Clackamas County is promising transparency and trustworthy election results in the continuing efforts to clean up an unprecedented mess created by a serious printing error, higher-than-expected voter turnout and Clerk Sherry Hall’s own, admitted failures to adequately prepare for known problems in last week’s primary.
The county on Saturday said that Hall had appointed Clackamas County Administrator Gary Schmidt to serve as deputy elections administrator, saying the move would allow the deployment of county resources to be streamlined and “ensure transparent information is available to residents and candidates.”
The county has also established an “elections support center” dedicated to logistics and communication, including scheduling, security, supplies, facilities and finance, as well as working to ensure daily election result updates online and provide answers to community and media questions.
“This is an all-hands-on-deck situation,” the county said in a May 21 news release. “Essential county services such as public safety, health and social services, emergency services, and other critical services will continue, however, other work is paused or slowed so we can have as many people focus on the election results.”
Officials are working to establish a new website for sharing results and other election information, and expect to announce a timeline for having all votes counted on Monday. Unofficial results are also being posted on the clerk’s website at www.clackamas.us/elections/returns-results.
It had previously been announced, the day after Election Day, that Schmidt had reassigned up to 200 county employees to assist in the manual processing of ballots, but that rollout, too, proved to be more sluggish than anticipated.
The public learned two days later that the most tedious and time-consuming part of the remaining work — painstakingly hand-duplicating some-70,000 misprinted ballots (the majority of them from registered Democratic voters) — would not begin until Monday at the earliest.
The news came as one congressional campaign complained of unequal treatment, a state lawmaker demanded a legislative inquiry and an increasingly irate Secretary of State Shemia Fagan and other officials blamed Hall for the stunning meltdown in Oregon’s third-largest county.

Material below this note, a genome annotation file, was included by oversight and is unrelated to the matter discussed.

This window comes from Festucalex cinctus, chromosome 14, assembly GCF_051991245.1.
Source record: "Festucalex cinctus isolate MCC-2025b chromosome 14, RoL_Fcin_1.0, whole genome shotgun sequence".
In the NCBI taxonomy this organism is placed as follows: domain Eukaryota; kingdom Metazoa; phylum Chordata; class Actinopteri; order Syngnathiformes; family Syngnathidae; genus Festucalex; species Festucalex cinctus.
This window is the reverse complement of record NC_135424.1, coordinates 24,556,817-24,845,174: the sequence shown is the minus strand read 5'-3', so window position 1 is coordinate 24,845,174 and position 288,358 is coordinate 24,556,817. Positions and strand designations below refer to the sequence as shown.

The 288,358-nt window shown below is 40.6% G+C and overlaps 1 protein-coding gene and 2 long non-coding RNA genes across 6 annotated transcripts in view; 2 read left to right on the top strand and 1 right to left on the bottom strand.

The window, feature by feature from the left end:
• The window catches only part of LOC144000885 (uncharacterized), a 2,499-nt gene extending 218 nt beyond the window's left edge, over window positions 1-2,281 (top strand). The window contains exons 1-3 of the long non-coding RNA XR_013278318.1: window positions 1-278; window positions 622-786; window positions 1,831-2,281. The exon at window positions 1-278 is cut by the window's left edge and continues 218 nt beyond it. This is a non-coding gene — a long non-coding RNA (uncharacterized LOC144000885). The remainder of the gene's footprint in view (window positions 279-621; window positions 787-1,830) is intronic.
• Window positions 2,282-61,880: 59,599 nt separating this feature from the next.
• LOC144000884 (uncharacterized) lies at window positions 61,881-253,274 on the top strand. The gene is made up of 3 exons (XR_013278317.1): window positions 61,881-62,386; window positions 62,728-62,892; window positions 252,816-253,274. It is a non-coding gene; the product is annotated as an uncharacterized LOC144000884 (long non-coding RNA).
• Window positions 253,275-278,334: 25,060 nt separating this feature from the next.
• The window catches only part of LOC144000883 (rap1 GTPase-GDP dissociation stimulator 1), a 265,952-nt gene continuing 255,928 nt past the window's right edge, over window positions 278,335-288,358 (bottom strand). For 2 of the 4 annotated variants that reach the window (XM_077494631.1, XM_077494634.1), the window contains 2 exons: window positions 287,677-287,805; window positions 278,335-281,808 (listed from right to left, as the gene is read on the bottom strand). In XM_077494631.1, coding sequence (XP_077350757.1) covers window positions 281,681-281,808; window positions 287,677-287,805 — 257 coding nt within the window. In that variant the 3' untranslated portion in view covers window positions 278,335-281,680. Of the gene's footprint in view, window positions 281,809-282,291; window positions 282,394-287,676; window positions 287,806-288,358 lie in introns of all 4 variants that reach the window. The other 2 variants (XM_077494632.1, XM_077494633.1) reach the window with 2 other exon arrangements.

Sunday morning brought more bad news for the embattled clerk, as The Oregonian became the first major media organization to call for Hall’s resignation over her “profound mishandling” of the county’s election.
“Certainly, the problems appear to originate with the printing shop that issued the faulty ballots,” the paper’s editorial board admitted. “But quality control across all aspects of this process is part of the job of running elections — a position Hall has filled for nearly 20 years and for which she earns a salary of $112,700.
“Diligence and attention to detail are critical for maintaining both the integrity of our elections and the trust of voters. Unfortunately, Hall’s sloppy performance reflects either a lack of competence or a lack of concern. Neither is acceptable.”
Catherine McMullen, an experienced elections administrator in Multnomah County and Hall’s opponent in the November midterms, was quick to pile on.
“Clackamas County voters badly need a clerk who will count their vote and can deliver timely election results,” she wrote on Facebook. “I stand ready as an experienced and award-winning elections administrator, to bring timely, accurate, secure, transparent, and accessible elections to the voters of our county. We can rise from this unfortunate mishandling with an experienced professional at the helm.”
The debacle could hardly have come at a worse time, casting an unflattering spotlight on Oregon’s beloved vote-by-mail system at a time when the nation’s election results already face high levels of mistrust, fueled by former President Donald Trump’s claims about the 2020 election which, though widely disproven and repeatedly rejected in court, continue to be repeated by his supporters and allies.
At least 115,000 county ballots had been returned as of Friday, for an estimated turnout of 37.5%, with thousands more expected. Under a new law, any ballot that arrives in the mail and is postmarked on or before Election Day must be counted.
As of Saturday, fewer than 42,000 had been tallied and reported, the vast majority of them from Republican voters. The results of local and regional GOP races were crystallizing, with it now being all but certain that incumbent Republican State Representative Jame Hieb had won his primary with around 60% of the vote.
In the most recent results, he had claimed 3,688 votes, or 60.4%, to challenger Lisa Davidson’s 2,387 (39.1%). State Representative Daniel Bonham’s victory in the Republican primary for Senate District 26 could also comfortably be called, with him winning 65.6% of the vote over Steve Bates and Michael Nugent.
But other results remained very much in doubt, including a nationally watched race in progressive newcomer Jamie McLeod-Skinner’s bid to unseat incumbent Kurt Schrader, a moderate Democrat.
McLeod-Skinner has a comfortable lead of nearly 10,000 votes, primarily on the strength of her showing in her home county of Deschutes, where she claimed 71% of the vote.
But with perhaps as many 55,000 or more Democratic votes remaining in Schrader’s longtime base of Clackamas County, there remains a possible — albeit very unlikely — pathway for the beleaguered incumbent to snatch victory from the jaws of defeat.
And the results of two commissioner races remained entirely unclear, with incumbent Paul Savas and challenger Ben West — two candidates likely to be favored by Republicans — leading in their respective contests.
If either or both manage to claim 50% of the vote, they will win the seat outright. Otherwise, they will advance to a runoff on the November ballot with the second-leading vote-getter in their races.
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